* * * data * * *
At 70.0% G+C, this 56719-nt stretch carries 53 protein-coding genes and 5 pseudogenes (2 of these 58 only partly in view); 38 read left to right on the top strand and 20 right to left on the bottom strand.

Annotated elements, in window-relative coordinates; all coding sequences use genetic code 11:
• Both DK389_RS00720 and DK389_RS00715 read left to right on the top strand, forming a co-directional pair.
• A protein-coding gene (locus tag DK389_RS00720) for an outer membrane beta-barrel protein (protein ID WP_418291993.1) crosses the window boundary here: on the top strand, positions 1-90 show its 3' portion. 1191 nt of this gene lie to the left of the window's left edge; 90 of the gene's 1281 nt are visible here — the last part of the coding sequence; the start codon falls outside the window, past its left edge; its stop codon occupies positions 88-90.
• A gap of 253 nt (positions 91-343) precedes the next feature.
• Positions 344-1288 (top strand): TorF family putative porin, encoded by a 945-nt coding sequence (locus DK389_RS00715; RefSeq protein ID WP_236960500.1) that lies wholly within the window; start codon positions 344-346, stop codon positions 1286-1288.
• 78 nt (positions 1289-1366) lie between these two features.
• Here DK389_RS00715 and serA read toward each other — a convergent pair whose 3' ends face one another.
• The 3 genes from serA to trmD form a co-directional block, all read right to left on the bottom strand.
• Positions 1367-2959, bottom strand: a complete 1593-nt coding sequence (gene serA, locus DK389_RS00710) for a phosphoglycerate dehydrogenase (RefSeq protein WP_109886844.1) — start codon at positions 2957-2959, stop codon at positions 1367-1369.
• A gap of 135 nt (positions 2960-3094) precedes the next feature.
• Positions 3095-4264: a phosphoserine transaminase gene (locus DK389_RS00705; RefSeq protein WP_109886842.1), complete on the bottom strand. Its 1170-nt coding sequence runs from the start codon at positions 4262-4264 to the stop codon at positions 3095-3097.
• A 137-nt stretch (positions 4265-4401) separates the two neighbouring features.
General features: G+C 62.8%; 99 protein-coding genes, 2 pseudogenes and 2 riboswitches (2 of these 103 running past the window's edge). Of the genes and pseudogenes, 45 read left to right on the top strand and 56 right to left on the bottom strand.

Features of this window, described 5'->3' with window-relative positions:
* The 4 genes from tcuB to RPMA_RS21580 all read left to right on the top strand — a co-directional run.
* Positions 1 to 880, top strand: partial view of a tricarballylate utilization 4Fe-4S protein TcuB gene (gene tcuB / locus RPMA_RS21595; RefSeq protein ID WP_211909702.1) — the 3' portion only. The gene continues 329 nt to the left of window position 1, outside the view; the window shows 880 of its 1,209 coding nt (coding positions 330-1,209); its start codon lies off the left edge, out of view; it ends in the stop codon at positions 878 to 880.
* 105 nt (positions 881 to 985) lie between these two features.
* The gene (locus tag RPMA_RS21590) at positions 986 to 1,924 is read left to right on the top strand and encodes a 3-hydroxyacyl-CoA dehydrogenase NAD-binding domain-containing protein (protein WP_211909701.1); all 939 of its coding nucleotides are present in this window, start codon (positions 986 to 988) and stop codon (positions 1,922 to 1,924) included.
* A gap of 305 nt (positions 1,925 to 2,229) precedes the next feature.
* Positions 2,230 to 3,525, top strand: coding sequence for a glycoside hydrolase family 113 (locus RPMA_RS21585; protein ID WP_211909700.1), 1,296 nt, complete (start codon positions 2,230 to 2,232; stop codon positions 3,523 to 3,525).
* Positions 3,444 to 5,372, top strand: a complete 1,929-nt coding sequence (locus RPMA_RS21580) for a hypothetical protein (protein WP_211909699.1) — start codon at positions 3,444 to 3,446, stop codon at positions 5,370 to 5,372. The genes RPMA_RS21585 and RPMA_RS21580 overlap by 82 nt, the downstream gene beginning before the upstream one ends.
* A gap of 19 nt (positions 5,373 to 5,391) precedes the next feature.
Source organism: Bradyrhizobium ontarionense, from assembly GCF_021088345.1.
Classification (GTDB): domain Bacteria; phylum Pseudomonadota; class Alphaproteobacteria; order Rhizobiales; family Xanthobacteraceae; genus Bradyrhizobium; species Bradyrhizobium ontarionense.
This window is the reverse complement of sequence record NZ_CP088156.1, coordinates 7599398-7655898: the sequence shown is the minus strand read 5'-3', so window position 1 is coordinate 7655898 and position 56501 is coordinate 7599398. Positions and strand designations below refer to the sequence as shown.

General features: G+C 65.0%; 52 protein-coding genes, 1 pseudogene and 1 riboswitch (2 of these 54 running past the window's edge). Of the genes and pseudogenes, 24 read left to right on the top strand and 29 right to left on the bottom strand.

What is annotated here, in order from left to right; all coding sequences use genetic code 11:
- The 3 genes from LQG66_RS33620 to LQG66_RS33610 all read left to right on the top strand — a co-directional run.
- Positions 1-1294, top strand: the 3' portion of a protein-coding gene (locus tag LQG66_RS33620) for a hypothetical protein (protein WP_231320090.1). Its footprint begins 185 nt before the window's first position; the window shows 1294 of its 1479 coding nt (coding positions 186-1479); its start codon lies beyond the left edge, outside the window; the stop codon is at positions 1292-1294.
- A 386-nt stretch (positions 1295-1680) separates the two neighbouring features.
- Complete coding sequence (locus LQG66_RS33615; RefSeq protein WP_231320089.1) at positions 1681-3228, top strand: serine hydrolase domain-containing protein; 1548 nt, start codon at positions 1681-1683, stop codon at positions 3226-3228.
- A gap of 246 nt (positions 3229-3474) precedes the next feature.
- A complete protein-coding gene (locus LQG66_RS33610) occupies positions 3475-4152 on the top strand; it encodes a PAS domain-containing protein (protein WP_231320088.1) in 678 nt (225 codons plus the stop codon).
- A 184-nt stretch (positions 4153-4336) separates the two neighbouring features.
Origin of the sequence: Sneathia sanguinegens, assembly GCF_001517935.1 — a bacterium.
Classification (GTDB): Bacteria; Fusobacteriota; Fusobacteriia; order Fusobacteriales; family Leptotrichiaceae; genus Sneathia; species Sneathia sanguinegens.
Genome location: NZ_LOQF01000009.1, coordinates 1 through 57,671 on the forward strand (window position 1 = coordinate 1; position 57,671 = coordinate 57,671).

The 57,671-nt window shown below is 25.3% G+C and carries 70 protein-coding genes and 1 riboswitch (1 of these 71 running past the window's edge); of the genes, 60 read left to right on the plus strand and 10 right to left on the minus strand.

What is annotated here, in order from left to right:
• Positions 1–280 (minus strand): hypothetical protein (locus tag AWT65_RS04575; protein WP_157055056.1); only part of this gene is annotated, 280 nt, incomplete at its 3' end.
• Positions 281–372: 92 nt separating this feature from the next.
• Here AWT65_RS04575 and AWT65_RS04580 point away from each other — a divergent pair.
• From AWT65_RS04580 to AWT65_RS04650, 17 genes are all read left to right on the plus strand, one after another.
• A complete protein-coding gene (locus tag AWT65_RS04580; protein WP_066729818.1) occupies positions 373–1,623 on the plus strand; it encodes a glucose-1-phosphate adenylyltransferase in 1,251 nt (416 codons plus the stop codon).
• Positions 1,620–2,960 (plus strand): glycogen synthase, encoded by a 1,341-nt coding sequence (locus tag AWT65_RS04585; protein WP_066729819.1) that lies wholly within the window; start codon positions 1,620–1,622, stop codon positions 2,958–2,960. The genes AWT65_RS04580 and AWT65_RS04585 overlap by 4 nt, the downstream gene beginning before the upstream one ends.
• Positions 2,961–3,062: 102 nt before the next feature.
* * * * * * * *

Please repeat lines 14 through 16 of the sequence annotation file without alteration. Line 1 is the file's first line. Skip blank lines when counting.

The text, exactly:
General features: G+C 62.8%; 99 protein-coding genes, 2 pseudogenes and 2 riboswitches (2 of these 103 running past the window's edge). Of the genes and pseudogenes, 45 read left to right on the top strand and 56 right to left on the bottom strand.

Features of this window, described 5'->3' with window-relative positions:
* The 4 genes from tcuB to RPMA_RS21580 all read left to right on the top strand — a co-directional run.